'In this way I shall preserve many things that would otherwise be lost in oblivion. I shall find daily employment for myself, which will save me from indolence and help to keep off the spleen, and I shall lay up a store of entertainment for my after life.'

For James Boswell posts please follow the labels on the right.

This blog mainly contains reviews from the Edinburgh Festivals from 2008 to 2010 which I wrote for the Edinburgh Festivals Magazine. These reviews cover everything from comedy to contemporary dance; children's theatre to Handel.

Tuesday, 8 February 2011

Black Dogs and Boswell

Boswell's character is favourite subject for many writers, and he often serves as light relief in many dry texts on the eighteenth century. He does, after all, give us one of the first 'modern' biographies, not to mention plenty of essays, letters and diary entries. Boswell stands at the centre of his writing; his personal experiences, conversations, whims, conquests and failures; his sexual triumphs, tragedies and diseases. All are on display for anyone willing to have a read.

Inevitably then, unlike more distant figures of the age, this raw exposure to another man's mind can be uncomfortable and distasteful. Indeed Boswell frequently comes across as superficial, unable to take criticism and moody. It is a point he is well aware of: 'when we know exactly all a man's views and how he comes to speak and act so and so, we lose any respect for him, though we may love and admire him; at least we lose that kind of distant respect which is very agreeable for us to feel and him to receive.'

Hume by Louis Carrogis, paints the man in
a light hearted and accessible way.
A careful and sympathetic reading of his journal allows us to better understand his less attractive features. Boswell is especially conscious of his frequent swings from states of euphoric optimism to brooding melancholy. 'In the space of a few hours I was a dull and miserable, a clever and a happy mortal, and all without the intervention of any external cause'.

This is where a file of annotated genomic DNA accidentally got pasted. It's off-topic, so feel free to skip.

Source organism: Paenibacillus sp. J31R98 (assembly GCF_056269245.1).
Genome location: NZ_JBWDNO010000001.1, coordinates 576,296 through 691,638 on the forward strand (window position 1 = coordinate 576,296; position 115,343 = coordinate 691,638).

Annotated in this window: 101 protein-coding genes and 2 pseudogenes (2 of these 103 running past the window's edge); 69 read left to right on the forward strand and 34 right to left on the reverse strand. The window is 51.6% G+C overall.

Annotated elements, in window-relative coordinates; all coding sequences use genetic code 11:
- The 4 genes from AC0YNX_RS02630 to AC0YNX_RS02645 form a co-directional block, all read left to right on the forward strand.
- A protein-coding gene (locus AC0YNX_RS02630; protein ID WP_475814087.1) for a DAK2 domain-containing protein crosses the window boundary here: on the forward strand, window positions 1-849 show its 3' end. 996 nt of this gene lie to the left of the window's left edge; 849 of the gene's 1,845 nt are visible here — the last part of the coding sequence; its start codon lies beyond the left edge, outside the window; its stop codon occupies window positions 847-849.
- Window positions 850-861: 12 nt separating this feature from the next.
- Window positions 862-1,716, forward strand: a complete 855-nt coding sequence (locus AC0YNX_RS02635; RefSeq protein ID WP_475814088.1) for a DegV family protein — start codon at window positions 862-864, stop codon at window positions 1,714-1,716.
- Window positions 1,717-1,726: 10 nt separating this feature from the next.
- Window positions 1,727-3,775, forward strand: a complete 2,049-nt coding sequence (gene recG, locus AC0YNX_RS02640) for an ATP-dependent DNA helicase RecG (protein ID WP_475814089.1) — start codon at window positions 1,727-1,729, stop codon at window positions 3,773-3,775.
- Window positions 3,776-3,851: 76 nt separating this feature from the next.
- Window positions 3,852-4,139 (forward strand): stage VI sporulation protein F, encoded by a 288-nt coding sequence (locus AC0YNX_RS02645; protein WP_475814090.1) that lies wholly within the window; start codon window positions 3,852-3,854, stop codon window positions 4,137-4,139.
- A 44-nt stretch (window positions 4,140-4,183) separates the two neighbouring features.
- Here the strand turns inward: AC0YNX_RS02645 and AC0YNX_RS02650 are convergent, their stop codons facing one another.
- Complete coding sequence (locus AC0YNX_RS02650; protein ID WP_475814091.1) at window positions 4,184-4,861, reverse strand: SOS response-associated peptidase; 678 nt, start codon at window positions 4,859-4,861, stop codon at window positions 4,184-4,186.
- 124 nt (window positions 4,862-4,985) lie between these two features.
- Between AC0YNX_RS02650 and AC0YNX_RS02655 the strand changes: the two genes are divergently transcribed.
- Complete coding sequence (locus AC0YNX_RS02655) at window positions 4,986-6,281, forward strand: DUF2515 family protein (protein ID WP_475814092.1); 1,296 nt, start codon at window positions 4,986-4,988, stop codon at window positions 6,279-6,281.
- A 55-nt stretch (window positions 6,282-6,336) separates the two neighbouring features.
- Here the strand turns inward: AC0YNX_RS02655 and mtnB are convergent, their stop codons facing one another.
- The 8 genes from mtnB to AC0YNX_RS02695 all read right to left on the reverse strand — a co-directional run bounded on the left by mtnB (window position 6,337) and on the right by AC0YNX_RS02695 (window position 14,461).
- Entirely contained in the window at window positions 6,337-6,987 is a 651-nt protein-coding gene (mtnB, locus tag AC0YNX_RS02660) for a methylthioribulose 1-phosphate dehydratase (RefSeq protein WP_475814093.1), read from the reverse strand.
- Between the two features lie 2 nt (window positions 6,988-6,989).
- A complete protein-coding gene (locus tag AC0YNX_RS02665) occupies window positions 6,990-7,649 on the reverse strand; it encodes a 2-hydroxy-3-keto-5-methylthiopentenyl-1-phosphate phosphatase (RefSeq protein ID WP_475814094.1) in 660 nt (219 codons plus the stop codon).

Boswell's happy conjectures frequently erupt onto the pages. One example should suffice, when one afternoon he 'was very high-spirited and full of ambition.' He longed to be of consequence, and goes about forming plans to return to Scotland to become an advocate. 'By this means I would make money which would enable me to jaunt about wherever I pleased in the vacations. I would have an opportunity of being of much real use, of being of service to my friends by having weight in the country, and would make my father exceedingly happy.'  He prattles on 'that I might have the wit and humour of Sir David Dalrymple, the jollity of Duncan Forbes, the whim of Baron Dalrymple, the show of Baron Maule...' 

Yet like many great thinkers from the period Boswell complains of melancholy moods. Adam Smith suffered these while at Oxford; David Hume seems to have had a severe mental breakdown at a young age; Samuel Johnson lived his life prone to frequently bouts of depression. The causes of each individual case are impossible to pin down. Yet Montesquieu blamed what seemed a peculiarly English phenomenon on the weather; Dr Cheyne blamed the eighteenth-century diet. Boswell would have also been aware of Aristotle's connection between melancholy moods and genius.

Like Hume, Boswell had 'a very severe illness' as a young adult, becoming 'very melancholy' in the process. He imagined he would never shake the state and 'gave myself up as devoted to misery.' He notes that: 'I entertained a most gloomy and odd way of thinking. I was much hurt at being good for nothing in life...Many a struggle was in my mind between melancholy and mirth.' 

Throughout the Journal then, Boswell shifts between this affable foppish front and his moody and emotional self. The solution, once again, is one Boswell shares with David Hume. Action and socialising are the best cures: 

"I and many more speculative men have been thrown into deep and serious thought about matters very little more serious. Yet the mind will take its own way, do what we will. So that we may be rendered uneasy by such cloudy reveries when we have no intention to be in such a humour. The best relief in such a case is mirth and gentle amusement."

Hume, incidentally, noted: 

"Very refined reflections have little or no influence upon us; and yet we do not, and cannot, establish it for a rule that they ought not to have any influence; which implies a manifest contradiction. [But] I dine, I play a game of backgammon, I converse, and am merry with my friends, and after three or four hours’ amusement, I would return to these speculations, they appear so cold and strained and ridiculous, that I cannot find in my heart to enter into them any further."

Boswell wrote a series of essays, almost as self-therapy, called The Hypochondriack which were designed to turn his low moods into action and chase away the black dog of depression in the process. During one essay he noted, which the writer will second, 'while writing this paper, I have by some gracious influence been insensibly relieved from the distress under which I laboured when I began it.'

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